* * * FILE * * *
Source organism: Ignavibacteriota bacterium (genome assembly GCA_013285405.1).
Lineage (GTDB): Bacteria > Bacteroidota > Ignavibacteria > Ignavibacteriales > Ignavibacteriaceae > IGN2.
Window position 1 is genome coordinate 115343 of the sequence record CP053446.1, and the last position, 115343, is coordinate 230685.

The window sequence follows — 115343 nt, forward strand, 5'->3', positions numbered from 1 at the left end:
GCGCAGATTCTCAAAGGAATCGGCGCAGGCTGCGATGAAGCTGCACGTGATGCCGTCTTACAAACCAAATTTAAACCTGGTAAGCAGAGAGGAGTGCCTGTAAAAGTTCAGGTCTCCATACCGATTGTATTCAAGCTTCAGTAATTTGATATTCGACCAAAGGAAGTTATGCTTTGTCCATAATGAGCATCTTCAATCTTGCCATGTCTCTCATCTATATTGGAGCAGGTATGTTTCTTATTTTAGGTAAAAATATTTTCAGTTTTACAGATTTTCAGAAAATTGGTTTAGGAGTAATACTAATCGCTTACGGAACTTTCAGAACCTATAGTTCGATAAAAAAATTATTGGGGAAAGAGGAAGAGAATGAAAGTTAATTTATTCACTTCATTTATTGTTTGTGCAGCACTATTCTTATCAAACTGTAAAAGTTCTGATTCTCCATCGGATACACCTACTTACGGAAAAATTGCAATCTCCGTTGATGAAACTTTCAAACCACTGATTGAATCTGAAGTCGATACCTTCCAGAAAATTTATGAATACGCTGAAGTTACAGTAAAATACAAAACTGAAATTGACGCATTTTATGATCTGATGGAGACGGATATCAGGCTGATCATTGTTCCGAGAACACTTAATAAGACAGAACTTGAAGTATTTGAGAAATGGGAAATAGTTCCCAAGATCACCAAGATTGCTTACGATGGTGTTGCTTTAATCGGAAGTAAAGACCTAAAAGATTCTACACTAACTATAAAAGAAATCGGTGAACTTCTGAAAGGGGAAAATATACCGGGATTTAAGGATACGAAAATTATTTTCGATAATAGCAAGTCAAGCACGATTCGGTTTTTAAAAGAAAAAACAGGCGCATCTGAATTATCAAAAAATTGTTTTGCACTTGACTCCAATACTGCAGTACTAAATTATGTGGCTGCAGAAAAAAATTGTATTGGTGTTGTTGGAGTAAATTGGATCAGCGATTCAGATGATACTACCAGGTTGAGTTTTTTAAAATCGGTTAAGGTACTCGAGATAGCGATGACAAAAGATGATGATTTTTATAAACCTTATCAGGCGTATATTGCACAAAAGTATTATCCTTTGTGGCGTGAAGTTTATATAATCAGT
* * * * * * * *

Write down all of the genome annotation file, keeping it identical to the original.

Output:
Source organism: Ignavibacteriota bacterium (genome assembly GCA_013285405.1).
Lineage (GTDB): Bacteria > Bacteroidota > Ignavibacteria > Ignavibacteriales > Ignavibacteriaceae > IGN2.
Window position 1 is genome coordinate 115343 of the sequence record CP053446.1, and the last position, 115343, is coordinate 230685.

The window sequence follows — 115343 nt, forward strand, 5'->3', positions numbered from 1 at the left end:
GCGCAGATTCTCAAAGGAATCGGCGCAGGCTGCGATGAAGCTGCACGTGATGCCGTCTTACAAACCAAATTTAAACCTGGTAAGCAGAGAGGAGTGCCTGTAAAAGTTCAGGTCTCCATACCGATTGTATTCAAGCTTCAGTAATTTGATATTCGACCAAAGGAAGTTATGCTTTGTCCATAATGAGCATCTTCAATCTTGCCATGTCTCTCATCTATATTGGAGCAGGTATGTTTCTTATTTTAGGTAAAAATATTTTCAGTTTTACAGATTTTCAGAAAATTGGTTTAGGAGTAATACTAATCGCTTACGGAACTTTCAGAACCTATAGTTCGATAAAAAAATTATTGGGGAAAGAGGAAGAGAATGAAAGTTAATTTATTCACTTCATTTATTGTTTGTGCAGCACTATTCTTATCAAACTGTAAAAGTTCTGATTCTCCATCGGATACACCTACTTACGGAAAAATTGCAATCTCCGTTGATGAAACTTTCAAACCACTGATTGAATCTGAAGTCGATACCTTCCAGAAAATTTATGAATACGCTGAAGTTACAGTAAAATACAAAACTGAAATTGACGCATTTTATGATCTGATGGAGACGGATATCAGGCTGATCATTGTTCCGAGAACACTTAATAAGACAGAACTTGAAGTATTTGAGAAATGGGAAATAGTTCCCAAGATCACCAAGATTGCTTACGATGGTGTTGCTTTAATCGGAAGTAAAGACCTAAAAGATTCTACACTAACTATAAAAGAAATCGGTGAACTTCTGAAAGGGGAAAATATACCGGGATTTAAGGATACGAAAATTATTTTCGATAATAGCAAGTCAAGCACGATTCGGTTTTTAAAAGAAAAAACAGGCGCATCTGAATTATCAAAAAATTGTTTTGCACTTGACTCCAATACTGCAGTACTAAATTATGTGGCTGCAGAAAAAAATTGTATTGGTGTTGTTGGAGTAAATTGGATCAGCGATTCAGATGATACTACCAGGTTGAGTTTTTTAAAATCGGTTAAGGTACTCGAGATAGCGATGACAAAAGATGATGATTTTTATAAACCTTATCAGGCGTATATTGCACAAAAGTATTATCCTTTGTGGCGTGAAGTTTATATAATCAGT